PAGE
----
Track'n Trail
By Jeremy Derksen

Family Foundations

Father and son businesses may seem old fashioned these days, but that’s how Track ‘n’ Trail got its start as a specialty outdoor store in 1984. Since then, the store has launched many a young athlete and adventurer, sponsored Olympians such as Amanda Ammar, and played an instrumental role in backing the Canadian Birkebeiner.

Today, Bob Schilf continues to uphold the tradition he and his father, Horst Schilf, established so many years ago. “I still love it; I still love the industry,” he says. “It’s a really positive industry, good energy. The skiing, the hiking, the climbing, it’s all still really fun.”

Of the few good things to come of the recession that hit Edmonton in the early 80s, Track ’n’ Trail was one of them. After being laid off as an architect in ’82, Horst decided he was done with the field and decided to seek a new career.

“He came to us one day and said, 'would you like to open a store with me?'” Bob says. Less than a year later, they were opening shop. With that, Horst shifted from designing buildings to building outdoor experiences.

The staff and I are all participating in the sports that we sell. Nothing like experience, knowing something is going to work or not work because you’ve done it yourself. - Bob Schilf, owner
Climbing, backpacking, trail running and cross-country ski gear and apparel: Hanwag, Fischer, Swix, Arc’Teryx, Scarpa
Track 'n' Trail started as a father-son business and has grown to be an integral part of the community.

Outdoor Architects

Back then, few stores in Edmonton were meeting the demand for elite outdoor products. With their background in adventure, Hart and his sons understood the market—and more than 30 years, later they still do.

“Being around a long time helps,” says Bob. “The staff and I are all participating in the sports that we sell. [There is] nothing like experience, knowing something is going to work or not work because you’ve done it yourself.

“You’re selling an experience. If a customer comes in and you sell them the wrong gear, they’ve got their two week holiday … and they go out there and their equipment doesn’t perform for them, you’ve just created a really bad experience for them. That’s the only time a lot of people get. So I always say, 'sell them stuff that is going to make their experience.'”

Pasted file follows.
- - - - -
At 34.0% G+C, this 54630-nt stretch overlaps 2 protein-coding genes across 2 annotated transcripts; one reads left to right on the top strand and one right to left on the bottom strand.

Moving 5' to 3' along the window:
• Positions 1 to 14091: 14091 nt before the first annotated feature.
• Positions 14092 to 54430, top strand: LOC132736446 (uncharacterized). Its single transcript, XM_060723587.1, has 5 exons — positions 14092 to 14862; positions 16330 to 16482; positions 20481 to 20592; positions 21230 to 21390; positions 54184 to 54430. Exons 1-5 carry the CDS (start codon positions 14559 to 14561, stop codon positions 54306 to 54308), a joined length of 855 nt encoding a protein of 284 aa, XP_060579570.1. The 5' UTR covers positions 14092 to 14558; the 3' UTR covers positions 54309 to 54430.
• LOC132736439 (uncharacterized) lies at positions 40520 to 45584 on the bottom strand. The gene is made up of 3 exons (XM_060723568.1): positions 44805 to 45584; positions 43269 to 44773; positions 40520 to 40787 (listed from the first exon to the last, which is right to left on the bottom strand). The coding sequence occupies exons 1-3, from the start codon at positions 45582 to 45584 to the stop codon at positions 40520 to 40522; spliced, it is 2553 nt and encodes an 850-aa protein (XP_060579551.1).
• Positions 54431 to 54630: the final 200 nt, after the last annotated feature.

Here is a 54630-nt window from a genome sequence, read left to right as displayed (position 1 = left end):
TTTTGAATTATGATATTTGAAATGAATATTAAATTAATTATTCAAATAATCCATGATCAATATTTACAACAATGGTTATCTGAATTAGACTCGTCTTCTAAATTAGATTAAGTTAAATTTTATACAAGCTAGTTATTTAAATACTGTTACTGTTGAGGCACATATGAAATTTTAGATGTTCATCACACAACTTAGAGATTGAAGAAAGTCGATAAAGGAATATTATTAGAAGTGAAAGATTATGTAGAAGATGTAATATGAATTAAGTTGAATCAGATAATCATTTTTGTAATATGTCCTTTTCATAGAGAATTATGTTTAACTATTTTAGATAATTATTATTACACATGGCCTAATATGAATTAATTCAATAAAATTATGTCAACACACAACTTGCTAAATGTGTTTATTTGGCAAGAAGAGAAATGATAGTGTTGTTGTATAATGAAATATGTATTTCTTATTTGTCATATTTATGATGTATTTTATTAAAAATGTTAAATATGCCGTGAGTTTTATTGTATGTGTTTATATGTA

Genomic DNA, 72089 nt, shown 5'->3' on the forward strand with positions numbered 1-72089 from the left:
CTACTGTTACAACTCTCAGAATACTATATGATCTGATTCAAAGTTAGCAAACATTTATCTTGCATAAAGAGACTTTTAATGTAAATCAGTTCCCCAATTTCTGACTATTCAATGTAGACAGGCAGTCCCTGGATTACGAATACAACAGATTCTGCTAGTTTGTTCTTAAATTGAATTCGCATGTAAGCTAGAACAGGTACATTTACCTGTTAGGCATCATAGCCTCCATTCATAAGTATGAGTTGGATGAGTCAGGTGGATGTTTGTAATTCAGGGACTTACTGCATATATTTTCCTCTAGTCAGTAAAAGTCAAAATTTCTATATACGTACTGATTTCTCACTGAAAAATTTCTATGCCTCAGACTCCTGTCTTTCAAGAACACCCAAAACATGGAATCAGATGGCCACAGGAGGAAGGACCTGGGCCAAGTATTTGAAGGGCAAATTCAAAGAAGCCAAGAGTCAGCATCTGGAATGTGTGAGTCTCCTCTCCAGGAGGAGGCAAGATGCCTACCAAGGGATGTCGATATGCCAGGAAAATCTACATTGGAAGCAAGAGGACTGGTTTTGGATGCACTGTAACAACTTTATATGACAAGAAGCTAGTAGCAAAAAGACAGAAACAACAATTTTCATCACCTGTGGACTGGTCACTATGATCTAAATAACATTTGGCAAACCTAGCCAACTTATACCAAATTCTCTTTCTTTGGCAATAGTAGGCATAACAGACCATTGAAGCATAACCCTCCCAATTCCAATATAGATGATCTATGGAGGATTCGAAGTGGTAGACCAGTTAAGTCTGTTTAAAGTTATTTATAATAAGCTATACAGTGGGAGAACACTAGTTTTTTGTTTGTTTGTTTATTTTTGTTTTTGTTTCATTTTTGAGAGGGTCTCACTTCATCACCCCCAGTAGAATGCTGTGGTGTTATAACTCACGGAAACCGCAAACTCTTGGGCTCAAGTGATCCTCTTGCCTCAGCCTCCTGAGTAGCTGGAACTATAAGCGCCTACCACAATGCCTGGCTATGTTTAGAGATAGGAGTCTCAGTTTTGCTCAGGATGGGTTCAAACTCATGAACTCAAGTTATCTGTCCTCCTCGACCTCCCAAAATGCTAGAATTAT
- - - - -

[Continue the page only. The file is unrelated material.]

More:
While some customers assume that specialized independent stores charge higher premiums, Bob explains that’s not the case — the store price matches to its competitors, with the expert sourcing and advice that might be expected of a specialty shop. “Being a niche store, we have to make sure we really do our homework,” says Bob. “People have come to expect a little extra, and that’s what we give.”

Climbing, backpacking, trail running and cross-country ski gear and apparel: Hanwag, Fischer, Swix, Arc’Teryx, Scarpa
Track 'n' Trail sells sports equipment and innovative outdoor products at competitive prices

Brick by Brick

While Whyte Ave may have changed over the decades, Track ‘n’ Trail’s blue façade and classic Yardley Jones illustration are familiar mainstays. The key to that endurance, Bob believes, is the relationships that have been built over the years with their customers and friends in the sporting community.

“Succeeding as a brick and mortar store in today’s retail climate is difficult,” says Bob.

Even after Horst retired, he was still known to hang around the store, chatting up familiar customers and friends when they came in, inspiring young employees with his positivity, charm and experience. His passing in 2014 was felt by many in the community, but Bob is grateful for the opportunity the store gave them. Sharing the love of outdoor experiences has become Track ‘n’ Trail’s enduring family legacy.

“One of the happiest times was working side by side with my Dad,” he reflects. “I got to spend my days with my dad …  How many people get to do that?”

Climbing, backpacking, trail running and cross-country ski gear and apparel: Hanwag, Fischer, Swix, Arc’Teryx, Scarpa
Track 'n' Trail is located on the iconic Whyte Avenue strip in south Edmonton.
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